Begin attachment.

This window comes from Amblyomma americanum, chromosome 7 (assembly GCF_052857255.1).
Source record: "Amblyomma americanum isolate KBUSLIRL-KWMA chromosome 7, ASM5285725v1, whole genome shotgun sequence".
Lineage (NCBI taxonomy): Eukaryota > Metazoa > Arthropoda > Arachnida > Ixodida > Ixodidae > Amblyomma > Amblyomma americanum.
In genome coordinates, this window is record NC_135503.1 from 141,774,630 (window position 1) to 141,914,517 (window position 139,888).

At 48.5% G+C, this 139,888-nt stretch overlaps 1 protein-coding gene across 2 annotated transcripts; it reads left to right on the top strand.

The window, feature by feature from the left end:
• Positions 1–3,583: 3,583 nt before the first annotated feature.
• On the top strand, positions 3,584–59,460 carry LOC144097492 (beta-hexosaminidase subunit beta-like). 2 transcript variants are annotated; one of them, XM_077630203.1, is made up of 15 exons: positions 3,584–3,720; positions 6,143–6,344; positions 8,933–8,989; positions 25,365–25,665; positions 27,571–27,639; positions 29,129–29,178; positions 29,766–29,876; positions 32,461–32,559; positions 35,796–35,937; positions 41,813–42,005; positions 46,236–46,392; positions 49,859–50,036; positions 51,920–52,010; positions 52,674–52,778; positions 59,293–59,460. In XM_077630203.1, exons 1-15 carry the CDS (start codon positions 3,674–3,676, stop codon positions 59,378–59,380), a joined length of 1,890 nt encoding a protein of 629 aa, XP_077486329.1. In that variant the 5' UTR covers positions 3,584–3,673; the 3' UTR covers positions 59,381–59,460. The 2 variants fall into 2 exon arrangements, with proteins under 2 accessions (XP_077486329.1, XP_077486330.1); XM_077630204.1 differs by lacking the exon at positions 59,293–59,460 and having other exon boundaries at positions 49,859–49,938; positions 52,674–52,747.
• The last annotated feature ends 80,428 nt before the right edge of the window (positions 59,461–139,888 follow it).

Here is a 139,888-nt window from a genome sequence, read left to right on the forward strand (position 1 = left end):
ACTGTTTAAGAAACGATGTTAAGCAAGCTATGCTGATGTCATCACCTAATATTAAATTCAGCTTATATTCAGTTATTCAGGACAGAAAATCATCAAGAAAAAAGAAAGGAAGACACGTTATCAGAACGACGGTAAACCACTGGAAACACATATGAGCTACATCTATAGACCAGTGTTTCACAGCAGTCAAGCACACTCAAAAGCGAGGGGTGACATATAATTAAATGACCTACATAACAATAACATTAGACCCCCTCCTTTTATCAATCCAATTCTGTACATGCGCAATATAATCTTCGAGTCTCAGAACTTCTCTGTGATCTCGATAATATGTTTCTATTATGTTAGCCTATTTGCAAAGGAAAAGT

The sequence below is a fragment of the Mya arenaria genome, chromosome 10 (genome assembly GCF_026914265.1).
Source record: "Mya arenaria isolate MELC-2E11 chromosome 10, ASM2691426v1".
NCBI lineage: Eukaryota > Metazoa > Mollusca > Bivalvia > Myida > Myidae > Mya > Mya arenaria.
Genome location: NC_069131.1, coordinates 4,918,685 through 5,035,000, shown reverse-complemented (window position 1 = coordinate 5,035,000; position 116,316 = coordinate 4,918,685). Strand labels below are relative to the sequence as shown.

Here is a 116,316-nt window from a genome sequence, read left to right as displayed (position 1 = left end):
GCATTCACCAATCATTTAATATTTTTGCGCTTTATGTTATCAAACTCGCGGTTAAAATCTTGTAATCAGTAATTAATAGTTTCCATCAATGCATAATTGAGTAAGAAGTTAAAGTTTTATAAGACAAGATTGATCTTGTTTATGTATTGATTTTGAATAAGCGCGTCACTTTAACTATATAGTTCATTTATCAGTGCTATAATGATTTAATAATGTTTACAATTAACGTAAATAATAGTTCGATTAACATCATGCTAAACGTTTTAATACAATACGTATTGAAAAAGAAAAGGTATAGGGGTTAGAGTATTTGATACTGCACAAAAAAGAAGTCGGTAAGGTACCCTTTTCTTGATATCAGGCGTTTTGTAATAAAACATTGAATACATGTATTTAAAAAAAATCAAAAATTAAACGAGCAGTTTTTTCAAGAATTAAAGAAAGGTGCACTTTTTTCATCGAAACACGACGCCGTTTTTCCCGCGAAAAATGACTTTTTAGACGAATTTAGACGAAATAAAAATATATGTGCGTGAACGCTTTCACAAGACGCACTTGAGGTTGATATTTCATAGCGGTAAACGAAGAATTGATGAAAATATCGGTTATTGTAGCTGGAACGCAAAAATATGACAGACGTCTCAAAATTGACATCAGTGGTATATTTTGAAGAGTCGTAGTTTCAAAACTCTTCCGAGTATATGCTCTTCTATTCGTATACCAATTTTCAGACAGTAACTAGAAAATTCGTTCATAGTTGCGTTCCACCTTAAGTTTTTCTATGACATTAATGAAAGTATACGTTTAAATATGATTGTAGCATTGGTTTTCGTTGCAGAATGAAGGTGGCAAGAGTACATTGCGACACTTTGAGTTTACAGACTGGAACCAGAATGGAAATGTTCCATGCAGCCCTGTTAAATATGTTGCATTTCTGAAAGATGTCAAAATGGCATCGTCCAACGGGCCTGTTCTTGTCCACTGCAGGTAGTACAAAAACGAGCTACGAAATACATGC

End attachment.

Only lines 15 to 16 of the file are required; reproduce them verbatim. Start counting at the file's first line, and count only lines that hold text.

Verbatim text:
Genome location: NC_069131.1, coordinates 4,918,685 through 5,035,000, shown reverse-complemented (window position 1 = coordinate 5,035,000; position 116,316 = coordinate 4,918,685). Strand labels below are relative to the sequence as shown.

Here is a 116,316-nt window from a genome sequence, read left to right as displayed (position 1 = left end):